I believe Chris Jordan is a local filmmaker:

      http://www.chrisjordan.com/

      Ocean Plastic Pollution Resources

      Parley for the Oceans: Cyrill Gutsch, Lea Stepken, and their visionary organization Parley for the Oceans, are collaborating with industry, governments, creators, thinkers, and leaders around the globe to protect oceans and solve ocean plastic pollution from the inside out. Parley also supports lots of ocean-related artistic projects, and has been a major supporter of ALBATROSS for several years.
      http://www.parley.tv

      5Gyres:  Marcus Ericksen and Anna Cummins are two of the world’s most respected marine scientists studying ocean plastic pollution. Their website at 5Gyres.org is chock full of articles, videos, and other resources:
      https://www.5gyres.org/

      Plastic Soup Foundation: founded by Maria Westerbos, PSF is a powerful activism group centered in Amsterdam with a global reach. Their website is loaded with valuable information about ocean plastic pollution. https://www.plasticsoupfoundation.org/en/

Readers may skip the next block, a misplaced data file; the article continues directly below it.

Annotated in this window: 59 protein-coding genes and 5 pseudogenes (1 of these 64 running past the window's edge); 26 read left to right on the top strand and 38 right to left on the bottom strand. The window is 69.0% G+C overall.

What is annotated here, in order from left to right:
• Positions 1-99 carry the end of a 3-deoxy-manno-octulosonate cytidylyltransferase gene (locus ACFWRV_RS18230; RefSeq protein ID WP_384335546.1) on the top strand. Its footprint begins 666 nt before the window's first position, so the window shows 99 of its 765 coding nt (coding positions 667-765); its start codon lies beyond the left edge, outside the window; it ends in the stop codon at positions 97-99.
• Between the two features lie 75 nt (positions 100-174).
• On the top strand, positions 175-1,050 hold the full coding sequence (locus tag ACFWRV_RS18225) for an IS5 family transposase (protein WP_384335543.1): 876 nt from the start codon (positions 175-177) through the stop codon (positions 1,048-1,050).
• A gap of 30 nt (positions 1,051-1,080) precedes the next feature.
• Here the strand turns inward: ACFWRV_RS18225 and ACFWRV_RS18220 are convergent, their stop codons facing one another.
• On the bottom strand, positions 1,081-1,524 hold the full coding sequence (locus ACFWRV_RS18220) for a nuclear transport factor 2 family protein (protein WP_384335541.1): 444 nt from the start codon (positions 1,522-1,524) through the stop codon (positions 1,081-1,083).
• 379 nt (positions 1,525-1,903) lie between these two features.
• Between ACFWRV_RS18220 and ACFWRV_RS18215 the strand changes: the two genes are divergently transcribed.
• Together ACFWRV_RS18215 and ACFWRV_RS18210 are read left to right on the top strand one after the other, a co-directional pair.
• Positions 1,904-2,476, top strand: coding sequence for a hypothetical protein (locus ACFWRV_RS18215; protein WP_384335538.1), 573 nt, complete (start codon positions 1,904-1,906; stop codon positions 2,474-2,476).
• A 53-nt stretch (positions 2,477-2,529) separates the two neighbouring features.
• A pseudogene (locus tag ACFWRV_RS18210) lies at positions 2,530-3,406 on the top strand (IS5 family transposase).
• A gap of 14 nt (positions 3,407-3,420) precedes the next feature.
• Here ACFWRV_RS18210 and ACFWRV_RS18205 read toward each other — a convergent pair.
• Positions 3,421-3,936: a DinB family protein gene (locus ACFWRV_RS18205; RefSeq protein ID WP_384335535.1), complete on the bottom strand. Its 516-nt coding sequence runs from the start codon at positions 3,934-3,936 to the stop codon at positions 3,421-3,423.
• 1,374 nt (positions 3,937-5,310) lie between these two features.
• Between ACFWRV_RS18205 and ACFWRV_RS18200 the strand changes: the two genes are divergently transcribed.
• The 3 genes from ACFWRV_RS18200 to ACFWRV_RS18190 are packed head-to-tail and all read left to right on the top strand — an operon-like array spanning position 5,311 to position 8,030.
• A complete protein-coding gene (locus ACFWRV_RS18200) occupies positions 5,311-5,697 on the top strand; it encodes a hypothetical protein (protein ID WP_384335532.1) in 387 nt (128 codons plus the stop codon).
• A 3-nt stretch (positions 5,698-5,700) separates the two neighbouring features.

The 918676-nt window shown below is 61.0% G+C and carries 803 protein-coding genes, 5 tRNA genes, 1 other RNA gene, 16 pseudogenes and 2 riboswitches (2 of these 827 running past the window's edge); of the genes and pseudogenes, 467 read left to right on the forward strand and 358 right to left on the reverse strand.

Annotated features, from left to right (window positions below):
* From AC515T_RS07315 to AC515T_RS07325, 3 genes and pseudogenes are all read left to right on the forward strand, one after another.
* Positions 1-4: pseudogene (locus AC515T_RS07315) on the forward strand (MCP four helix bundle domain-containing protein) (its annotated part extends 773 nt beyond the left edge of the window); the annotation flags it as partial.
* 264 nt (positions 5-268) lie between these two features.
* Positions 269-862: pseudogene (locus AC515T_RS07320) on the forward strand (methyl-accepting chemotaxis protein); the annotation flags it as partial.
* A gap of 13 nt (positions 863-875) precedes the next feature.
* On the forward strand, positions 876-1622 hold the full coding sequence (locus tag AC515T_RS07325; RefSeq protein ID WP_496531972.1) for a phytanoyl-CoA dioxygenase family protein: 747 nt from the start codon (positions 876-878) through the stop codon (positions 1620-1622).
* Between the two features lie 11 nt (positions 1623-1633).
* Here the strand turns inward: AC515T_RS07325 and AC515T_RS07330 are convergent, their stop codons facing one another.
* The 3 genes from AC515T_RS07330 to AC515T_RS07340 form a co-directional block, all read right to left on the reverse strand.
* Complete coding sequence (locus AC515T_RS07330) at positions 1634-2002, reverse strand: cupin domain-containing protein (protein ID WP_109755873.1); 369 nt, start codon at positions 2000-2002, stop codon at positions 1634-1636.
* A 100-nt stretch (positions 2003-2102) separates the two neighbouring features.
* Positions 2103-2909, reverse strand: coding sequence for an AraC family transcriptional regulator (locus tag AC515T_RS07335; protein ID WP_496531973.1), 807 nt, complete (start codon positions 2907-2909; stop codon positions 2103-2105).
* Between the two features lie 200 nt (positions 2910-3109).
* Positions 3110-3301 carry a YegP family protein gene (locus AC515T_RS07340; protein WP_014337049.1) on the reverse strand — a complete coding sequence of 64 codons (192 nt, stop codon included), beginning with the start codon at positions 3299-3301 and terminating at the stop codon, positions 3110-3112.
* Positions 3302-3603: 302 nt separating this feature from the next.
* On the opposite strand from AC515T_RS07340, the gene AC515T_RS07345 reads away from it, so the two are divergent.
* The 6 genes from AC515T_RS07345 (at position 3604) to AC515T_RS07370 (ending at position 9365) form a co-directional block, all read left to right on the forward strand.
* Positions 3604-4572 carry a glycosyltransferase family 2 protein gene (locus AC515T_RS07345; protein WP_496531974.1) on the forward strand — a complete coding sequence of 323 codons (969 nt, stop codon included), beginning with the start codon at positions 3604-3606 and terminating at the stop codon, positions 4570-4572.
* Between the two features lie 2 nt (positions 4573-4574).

Plastic Pollution Coalition
      : a global org co-founded by Manuel Maqueda after our first trip to Midway; devoted to all facets of plastic pollution, including guides for anti-plastic activism in your school/campus/town. Headed by our close friend Dianna Cohen:
      http://www.plasticpollutioncoalition.org/

      Plastic Change International: Dear friend Henrik Beha Pedersen, based in Copenhagen, is a passionate ocean sailor and plastic pollution activist. His org is taking the lead on ocean plastic pollution in Scandinavia.
      https://plasticchange.org

      Bag It: a touching and funny documentary film about ocean plastic pollution, directed by Suzan Beraza and filmed by ALBATROSS lead cinematographer Jim Hurst:
      http://bagitmovie.com

    • #7295
      Jim Little
      Keymaster
    • #7296
      Jim Little
      Keymaster

      Recycled plastic and paper is going to landfill after China stopped accepting recycled waste.

      https://www.nytimes.com/2018/05/29/climate/recycling-landfills-plastic-papers.html  

      Here’s more info related to WA state:

      https://www.wastedive.com/news/what-chinese-import-policies-mean-for-all-50-states/510751/#washington

    • #7297
      Jim Little
      Keymaster